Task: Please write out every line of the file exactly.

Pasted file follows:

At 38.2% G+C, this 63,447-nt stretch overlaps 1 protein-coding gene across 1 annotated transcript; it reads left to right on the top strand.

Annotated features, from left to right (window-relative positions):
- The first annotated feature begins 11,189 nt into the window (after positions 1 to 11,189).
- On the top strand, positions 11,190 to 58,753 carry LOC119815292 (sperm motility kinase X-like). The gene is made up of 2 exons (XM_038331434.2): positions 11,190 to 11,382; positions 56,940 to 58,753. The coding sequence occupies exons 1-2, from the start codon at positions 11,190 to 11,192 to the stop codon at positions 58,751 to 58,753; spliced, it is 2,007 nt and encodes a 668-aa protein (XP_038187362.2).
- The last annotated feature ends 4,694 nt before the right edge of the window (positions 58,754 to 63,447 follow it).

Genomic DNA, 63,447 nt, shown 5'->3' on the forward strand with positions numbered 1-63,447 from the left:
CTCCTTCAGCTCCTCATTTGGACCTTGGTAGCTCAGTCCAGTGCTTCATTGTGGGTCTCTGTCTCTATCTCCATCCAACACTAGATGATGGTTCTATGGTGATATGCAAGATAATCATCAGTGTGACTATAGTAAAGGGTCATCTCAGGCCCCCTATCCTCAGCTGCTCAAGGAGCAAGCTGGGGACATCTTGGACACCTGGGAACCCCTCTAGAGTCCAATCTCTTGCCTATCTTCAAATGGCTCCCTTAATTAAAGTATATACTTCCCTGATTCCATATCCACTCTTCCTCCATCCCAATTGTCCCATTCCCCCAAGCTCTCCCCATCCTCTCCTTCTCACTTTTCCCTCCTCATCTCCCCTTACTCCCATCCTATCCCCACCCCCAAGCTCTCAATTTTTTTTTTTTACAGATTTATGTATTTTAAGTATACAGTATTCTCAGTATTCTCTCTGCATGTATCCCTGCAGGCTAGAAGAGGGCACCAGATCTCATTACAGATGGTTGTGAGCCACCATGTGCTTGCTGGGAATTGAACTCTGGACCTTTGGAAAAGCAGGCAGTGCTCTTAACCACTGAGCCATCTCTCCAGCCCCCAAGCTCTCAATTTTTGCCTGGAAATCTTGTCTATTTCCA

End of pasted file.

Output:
At 38.2% G+C, this 63,447-nt stretch overlaps 1 protein-coding gene across 1 annotated transcript; it reads left to right on the top strand.

Annotated features, from left to right (window-relative positions):
- The first annotated feature begins 11,189 nt into the window (after positions 1 to 11,189).
- On the top strand, positions 11,190 to 58,753 carry LOC119815292 (sperm motility kinase X-like). The gene is made up of 2 exons (XM_038331434.2): positions 11,190 to 11,382; positions 56,940 to 58,753. The coding sequence occupies exons 1-2, from the start codon at positions 11,190 to 11,192 to the stop codon at positions 58,751 to 58,753; spliced, it is 2,007 nt and encodes a 668-aa protein (XP_038187362.2).
- The last annotated feature ends 4,694 nt before the right edge of the window (positions 58,754 to 63,447 follow it).

Genomic DNA, 63,447 nt, shown 5'->3' on the forward strand with positions numbered 1-63,447 from the left:
CTCCTTCAGCTCCTCATTTGGACCTTGGTAGCTCAGTCCAGTGCTTCATTGTGGGTCTCTGTCTCTATCTCCATCCAACACTAGATGATGGTTCTATGGTGATATGCAAGATAATCATCAGTGTGACTATAGTAAAGGGTCATCTCAGGCCCCCTATCCTCAGCTGCTCAAGGAGCAAGCTGGGGACATCTTGGACACCTGGGAACCCCTCTAGAGTCCAATCTCTTGCCTATCTTCAAATGGCTCCCTTAATTAAAGTATATACTTCCCTGATTCCATATCCACTCTTCCTCCATCCCAATTGTCCCATTCCCCCAAGCTCTCCCCATCCTCTCCTTCTCACTTTTCCCTCCTCATCTCCCCTTACTCCCATCCTATCCCCACCCCCAAGCTCTCAATTTTTTTTTTTTACAGATTTATGTATTTTAAGTATACAGTATTCTCAGTATTCTCTCTGCATGTATCCCTGCAGGCTAGAAGAGGGCACCAGATCTCATTACAGATGGTTGTGAGCCACCATGTGCTTGCTGGGAATTGAACTCTGGACCTTTGGAAAAGCAGGCAGTGCTCTTAACCACTGAGCCATCTCTCCAGCCCCCAAGCTCTCAATTTTTGCCTGGAAATCTTGTCTATTTCCA